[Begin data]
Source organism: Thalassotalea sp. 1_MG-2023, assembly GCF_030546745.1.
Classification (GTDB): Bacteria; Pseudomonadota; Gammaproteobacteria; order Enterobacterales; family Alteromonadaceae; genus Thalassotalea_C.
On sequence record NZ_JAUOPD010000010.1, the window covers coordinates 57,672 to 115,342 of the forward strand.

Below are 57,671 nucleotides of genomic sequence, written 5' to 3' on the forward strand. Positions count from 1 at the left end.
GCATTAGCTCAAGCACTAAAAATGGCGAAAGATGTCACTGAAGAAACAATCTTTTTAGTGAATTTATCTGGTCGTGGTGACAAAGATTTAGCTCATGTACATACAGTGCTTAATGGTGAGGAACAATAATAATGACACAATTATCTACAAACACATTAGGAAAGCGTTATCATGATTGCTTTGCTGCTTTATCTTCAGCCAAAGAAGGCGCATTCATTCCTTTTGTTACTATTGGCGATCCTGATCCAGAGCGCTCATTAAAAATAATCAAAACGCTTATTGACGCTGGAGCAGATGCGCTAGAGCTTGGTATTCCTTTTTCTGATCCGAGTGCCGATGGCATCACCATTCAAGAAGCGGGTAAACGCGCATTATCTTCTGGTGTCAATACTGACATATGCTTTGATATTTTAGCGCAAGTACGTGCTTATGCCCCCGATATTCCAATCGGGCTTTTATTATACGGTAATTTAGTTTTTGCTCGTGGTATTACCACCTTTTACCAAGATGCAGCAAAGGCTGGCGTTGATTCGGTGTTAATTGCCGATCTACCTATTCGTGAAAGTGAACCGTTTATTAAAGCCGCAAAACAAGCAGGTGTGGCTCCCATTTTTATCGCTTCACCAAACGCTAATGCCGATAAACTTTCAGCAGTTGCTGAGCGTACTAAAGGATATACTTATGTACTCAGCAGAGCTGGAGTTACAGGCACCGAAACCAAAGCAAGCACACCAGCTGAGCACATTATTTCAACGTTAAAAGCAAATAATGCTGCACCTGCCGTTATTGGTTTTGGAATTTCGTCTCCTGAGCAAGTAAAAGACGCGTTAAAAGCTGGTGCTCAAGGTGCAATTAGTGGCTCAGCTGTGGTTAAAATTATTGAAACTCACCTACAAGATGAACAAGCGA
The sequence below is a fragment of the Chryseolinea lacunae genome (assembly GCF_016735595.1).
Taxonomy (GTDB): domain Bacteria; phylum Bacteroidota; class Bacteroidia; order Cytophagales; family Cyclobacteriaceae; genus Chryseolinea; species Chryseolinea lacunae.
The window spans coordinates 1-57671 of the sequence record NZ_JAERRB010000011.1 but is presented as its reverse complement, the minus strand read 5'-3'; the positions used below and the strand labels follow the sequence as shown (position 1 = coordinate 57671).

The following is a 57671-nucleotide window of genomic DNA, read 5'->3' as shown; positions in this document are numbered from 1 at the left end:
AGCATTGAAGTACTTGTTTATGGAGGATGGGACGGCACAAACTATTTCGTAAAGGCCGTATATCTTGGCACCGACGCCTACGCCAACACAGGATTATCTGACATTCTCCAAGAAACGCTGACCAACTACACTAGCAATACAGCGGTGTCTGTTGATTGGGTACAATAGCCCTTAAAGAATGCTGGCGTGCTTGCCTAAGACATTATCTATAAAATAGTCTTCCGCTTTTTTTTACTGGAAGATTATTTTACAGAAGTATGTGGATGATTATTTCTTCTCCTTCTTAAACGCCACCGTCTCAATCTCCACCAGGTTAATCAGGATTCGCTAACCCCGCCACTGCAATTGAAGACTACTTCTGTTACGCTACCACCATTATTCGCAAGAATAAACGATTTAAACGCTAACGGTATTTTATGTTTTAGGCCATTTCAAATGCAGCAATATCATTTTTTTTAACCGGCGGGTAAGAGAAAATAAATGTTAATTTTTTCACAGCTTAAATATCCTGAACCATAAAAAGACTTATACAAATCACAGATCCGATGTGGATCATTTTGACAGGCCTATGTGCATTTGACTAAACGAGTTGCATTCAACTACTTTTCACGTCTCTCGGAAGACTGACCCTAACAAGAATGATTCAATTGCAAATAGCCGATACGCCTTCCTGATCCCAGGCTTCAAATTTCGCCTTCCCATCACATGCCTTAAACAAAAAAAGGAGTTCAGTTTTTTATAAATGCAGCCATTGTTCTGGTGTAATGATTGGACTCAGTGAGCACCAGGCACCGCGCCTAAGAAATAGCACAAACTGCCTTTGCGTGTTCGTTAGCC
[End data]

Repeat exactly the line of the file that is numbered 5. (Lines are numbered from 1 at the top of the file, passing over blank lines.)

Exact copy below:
GCATTAGCTCAAGCACTAAAAATGGCGAAAGATGTCACTGAAGAAACAATCTTTTTAGTGAATTTATCTGGTCGTGGTGACAAAGATTTAGCTCATGTACATACAGTGCTTAATGGTGAGGAACAATAATAATGACACAATTATCTACAAACACATTAGGAAAGCGTTATCATGATTGCTTTGCTGCTTTATCTTCAGCCAAAGAAGGCGCATTCATTCCTTTTGTTACTATTGGCGATCCTGATCCAGAGCGCTCATTAAAAATAATCAAAACGCTTATTGACGCTGGAGCAGATGCGCTAGAGCTTGGTATTCCTTTTTCTGATCCGAGTGCCGATGGCATCACCATTCAAGAAGCGGGTAAACGCGCATTATCTTCTGGTGTCAATACTGACATATGCTTTGATATTTTAGCGCAAGTACGTGCTTATGCCCCCGATATTCCAATCGGGCTTTTATTATACGGTAATTTAGTTTTTGCTCGTGGTATTACCACCTTTTACCAAGATGCAGCAAAGGCTGGCGTTGATTCGGTGTTAATTGCCGATCTACCTATTCGTGAAAGTGAACCGTTTATTAAAGCCGCAAAACAAGCAGGTGTGGCTCCCATTTTTATCGCTTCACCAAACGCTAATGCCGATAAACTTTCAGCAGTTGCTGAGCGTACTAAAGGATATACTTATGTACTCAGCAGAGCTGGAGTTACAGGCACCGAAACCAAAGCAAGCACACCAGCTGAGCACATTATTTCAACGTTAAAAGCAAATAATGCTGCACCTGCCGTTATTGGTTTTGGAATTTCGTCTCCTGAGCAAGTAAAAGACGCGTTAAAAGCTGGTGCTCAAGGTGCAATTAGTGGCTCAGCTGTGGTTAAAATTATTGAAACTCACCTACAAGATGAACAAGCGA